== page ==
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Will the economic chickens come home to roost in 2019?

Will the economic chickens come home to roost in 2019?
"Nothing to worry about": President Trump meeting with his chief economic advisor, Larry Kudlow, at the end of October. How will they feel a year from now? (Shawn Thew / EPA-Shutterstock)

This time last year, congressional Republicans were celebrating the coup of having passed a major tax cut over the objections of the Democratic minority.

It was a political but not an economic coup, naysayers warned. The sugar jolt delivered to the economy by a tax cut aimed at corporations and the wealthy would leave millions of middle- and working-class Americans behind, and would have little staying power.

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The jury is still out on those projections, but it’s closing in on a verdict — and it may not be a happy one.

The tax cuts are kicking in, deregulation is kicking in…. It’s not a sugar high.


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Amid a drop in the unemployment rate to the lowest level in nearly 50 years and two consecutive quarters of annualized gross domestic product growth exceeding 3%, other indicators are flashing warning signs. New home sales fell for the fifth consecutive month in October, dropping an estimated 12% from the level in October 2017. One factor is surely mortgage rates: Thanks in part to the Federal Reserve’s hikes in interest rates this year, rates for many conventional mortgages are climbing toward 5% after having bottomed out at just above 3% in 2012.

As has been the case for several years, the key question about the U.S. economy is whose economy it is. The topline figures on economic growth don’t necessarily translate into the economic experience of most American wage earners. The tax cut appears to have goosed corporate profits, which rose 5.2% after inflation this year through the end of the third quarter, but not wages, which rose only 0.6%.

That’s a continuation of a much longer trend: Corporate profits have outstripped wage gains since the end of the last recession in mid-2009, with the divergence picking up steam in the last year. The main beneficiaries of the corporate profit increase have been shareholders, not workers. The former are on pace to receive more than $1 trillion via share buybacks in 2018.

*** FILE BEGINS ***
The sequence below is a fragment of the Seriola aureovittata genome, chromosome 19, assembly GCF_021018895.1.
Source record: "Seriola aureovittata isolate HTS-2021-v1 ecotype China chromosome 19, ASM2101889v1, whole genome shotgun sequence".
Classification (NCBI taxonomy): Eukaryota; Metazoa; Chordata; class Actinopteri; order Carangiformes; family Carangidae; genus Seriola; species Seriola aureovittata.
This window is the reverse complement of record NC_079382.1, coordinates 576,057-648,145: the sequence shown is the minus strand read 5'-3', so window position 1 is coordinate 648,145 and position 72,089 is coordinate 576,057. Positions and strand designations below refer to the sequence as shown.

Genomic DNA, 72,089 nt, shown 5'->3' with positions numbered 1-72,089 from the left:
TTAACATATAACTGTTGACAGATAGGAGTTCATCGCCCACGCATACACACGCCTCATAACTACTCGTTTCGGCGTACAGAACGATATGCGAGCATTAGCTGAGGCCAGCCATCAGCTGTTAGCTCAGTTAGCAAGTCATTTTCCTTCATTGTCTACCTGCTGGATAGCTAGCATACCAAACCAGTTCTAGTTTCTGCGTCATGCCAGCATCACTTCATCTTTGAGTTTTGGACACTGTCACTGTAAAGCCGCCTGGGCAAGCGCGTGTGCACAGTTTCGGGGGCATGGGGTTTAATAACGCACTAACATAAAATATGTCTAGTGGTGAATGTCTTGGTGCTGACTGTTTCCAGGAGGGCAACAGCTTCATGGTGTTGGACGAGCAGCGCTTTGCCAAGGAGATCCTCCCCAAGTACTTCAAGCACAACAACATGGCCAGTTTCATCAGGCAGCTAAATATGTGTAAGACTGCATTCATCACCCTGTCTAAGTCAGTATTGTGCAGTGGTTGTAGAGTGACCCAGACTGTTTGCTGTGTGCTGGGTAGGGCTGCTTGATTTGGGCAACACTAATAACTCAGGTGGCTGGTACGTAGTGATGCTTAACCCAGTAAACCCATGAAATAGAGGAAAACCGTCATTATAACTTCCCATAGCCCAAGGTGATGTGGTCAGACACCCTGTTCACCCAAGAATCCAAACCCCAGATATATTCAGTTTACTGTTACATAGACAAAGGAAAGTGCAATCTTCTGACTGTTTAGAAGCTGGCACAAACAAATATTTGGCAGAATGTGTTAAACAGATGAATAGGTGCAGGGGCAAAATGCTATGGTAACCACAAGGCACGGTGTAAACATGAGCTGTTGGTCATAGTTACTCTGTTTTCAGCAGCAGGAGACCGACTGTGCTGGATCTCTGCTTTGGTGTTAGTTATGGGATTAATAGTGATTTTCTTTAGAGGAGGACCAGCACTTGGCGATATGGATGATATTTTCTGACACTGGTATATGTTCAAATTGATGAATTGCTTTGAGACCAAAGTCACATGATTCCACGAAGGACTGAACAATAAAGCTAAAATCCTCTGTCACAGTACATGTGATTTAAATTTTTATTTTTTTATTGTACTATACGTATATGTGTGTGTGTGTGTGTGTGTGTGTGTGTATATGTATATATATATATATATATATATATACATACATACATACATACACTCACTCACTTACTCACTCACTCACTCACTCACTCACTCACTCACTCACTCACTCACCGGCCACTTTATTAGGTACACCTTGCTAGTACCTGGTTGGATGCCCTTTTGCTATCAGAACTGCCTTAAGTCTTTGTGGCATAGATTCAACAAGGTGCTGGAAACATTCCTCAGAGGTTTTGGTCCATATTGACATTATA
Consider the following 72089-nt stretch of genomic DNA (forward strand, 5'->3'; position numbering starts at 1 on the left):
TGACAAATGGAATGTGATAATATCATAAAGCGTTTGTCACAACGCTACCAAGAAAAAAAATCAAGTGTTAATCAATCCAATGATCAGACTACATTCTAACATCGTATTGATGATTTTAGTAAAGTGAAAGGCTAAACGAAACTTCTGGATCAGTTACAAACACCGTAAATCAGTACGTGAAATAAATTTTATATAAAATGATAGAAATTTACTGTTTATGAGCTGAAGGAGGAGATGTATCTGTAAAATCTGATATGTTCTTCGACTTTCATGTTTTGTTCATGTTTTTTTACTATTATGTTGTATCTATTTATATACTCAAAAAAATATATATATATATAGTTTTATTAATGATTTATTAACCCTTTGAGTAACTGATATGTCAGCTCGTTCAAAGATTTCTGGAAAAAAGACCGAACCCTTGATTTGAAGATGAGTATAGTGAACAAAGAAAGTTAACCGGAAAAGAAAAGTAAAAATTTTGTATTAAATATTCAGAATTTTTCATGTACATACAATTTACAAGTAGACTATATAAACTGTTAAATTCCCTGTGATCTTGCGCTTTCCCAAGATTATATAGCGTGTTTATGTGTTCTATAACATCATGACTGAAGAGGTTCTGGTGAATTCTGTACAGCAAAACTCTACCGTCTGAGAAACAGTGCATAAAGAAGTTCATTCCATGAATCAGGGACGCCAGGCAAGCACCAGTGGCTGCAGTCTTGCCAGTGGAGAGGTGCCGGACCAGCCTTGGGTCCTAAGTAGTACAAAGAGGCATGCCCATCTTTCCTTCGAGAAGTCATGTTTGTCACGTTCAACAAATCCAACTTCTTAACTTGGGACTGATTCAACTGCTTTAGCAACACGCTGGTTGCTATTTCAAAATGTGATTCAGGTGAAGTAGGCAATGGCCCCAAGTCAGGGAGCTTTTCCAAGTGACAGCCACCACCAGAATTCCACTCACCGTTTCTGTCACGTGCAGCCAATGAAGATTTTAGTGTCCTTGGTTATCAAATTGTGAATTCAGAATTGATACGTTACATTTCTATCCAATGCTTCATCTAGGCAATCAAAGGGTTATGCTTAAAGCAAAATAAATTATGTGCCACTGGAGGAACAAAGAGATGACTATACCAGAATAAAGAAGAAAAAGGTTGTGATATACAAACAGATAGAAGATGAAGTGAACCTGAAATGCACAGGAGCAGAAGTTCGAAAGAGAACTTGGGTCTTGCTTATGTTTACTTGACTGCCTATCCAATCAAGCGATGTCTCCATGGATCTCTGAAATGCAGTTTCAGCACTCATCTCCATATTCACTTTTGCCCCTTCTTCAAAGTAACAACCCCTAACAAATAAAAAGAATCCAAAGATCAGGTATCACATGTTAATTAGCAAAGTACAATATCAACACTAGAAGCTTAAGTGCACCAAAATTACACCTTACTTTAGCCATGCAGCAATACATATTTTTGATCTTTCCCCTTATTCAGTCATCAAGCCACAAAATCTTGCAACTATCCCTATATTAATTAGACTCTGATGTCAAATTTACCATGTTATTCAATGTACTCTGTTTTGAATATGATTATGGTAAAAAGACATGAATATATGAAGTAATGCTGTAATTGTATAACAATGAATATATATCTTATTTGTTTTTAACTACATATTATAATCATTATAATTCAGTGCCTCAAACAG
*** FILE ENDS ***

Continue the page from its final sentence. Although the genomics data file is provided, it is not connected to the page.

One thing sure to change in 2019 is the political complexion of Washington, which may become more sensitive to the needs of a working class feeling left behind in an increasingly plutocratic economy. As a research team at the Hamilton Project of the Brookings Institution observes, even an unemployment rate of 3.7% leaves 6.1 million Americans unemployed and millions more mired in jobs paying less than $15 an hour.

With Democrats taking over the House of Representatives, we may hear more in the coming year about programs specifically aimed at shoring up job opportunities for members of these sectors, including job-hunting assistance, training, subsidized wages, public jobs programs and even federally guaranteed employment.

Economists are growing concerned about headwinds to growth in 2019. The government’s fiscal condition is dreadful. The tax cut is estimated to sap government revenue by as much as 8.1% in inflation-adjusted terms and is expected to drive the federal deficit above $1 trillion for the current fiscal year, which began Oct. 1.

Since the end of the last recession, corporate profits (blue line) have outstripped wage gains (red)--and the divergence has grown since the tax cut.
Since the end of the last recession, corporate profits (blue line) have outstripped wage gains (red)--and the divergence has grown since the tax cut. (Federal Reserve of St. Louis)

Leaving aside the sheer age of the expansion, there is uneasiness about whether government economic policy is in firm hands while Donald Trump is in office.

An example of how this uneasiness translates into economic uncertainty is offered by the stock market. On Dec. 3, after Trump emerged from the G-20 meetings among developed countries in Buenos Aires proclaiming commitments from China that would tamp down the trade war with the U.S., the broad market soared by about 1.1%, with the Dow Jones industrial average gaining about 298 points.

The very next day, after China failed to acknowledge the “commitments,” Trump’s own economic aides expressed puzzlement about the details and the president reiterated his devotion to high tariffs (he called himself “a tariff man” in a tweet), the market gave it all back and then some, falling more than 3%, with the Dow plummeting nearly 800 points.

It’s true that more than Trump-inspired misgivings may have been at work. Indeed, over the last few months the stock and bond markets have been emitting signals that some followers believe may indicate that the economy’s long recovery, which had lasted 113 months as of the end of November — the second-longest expansion since World War II — may have started to run out its string.

The administration hasn’t conceded defeat. “The American economy is booming,” White House economic advisor Larry Kudlow said on CNBC on Nov. 2. “The tax cuts are kicking in, deregulation is kicking in…. It’s not a sugar high.”

Sugar highs are fun, of course, until their end, which tends to come suddenly and leads to a profound desire for a long snooze.

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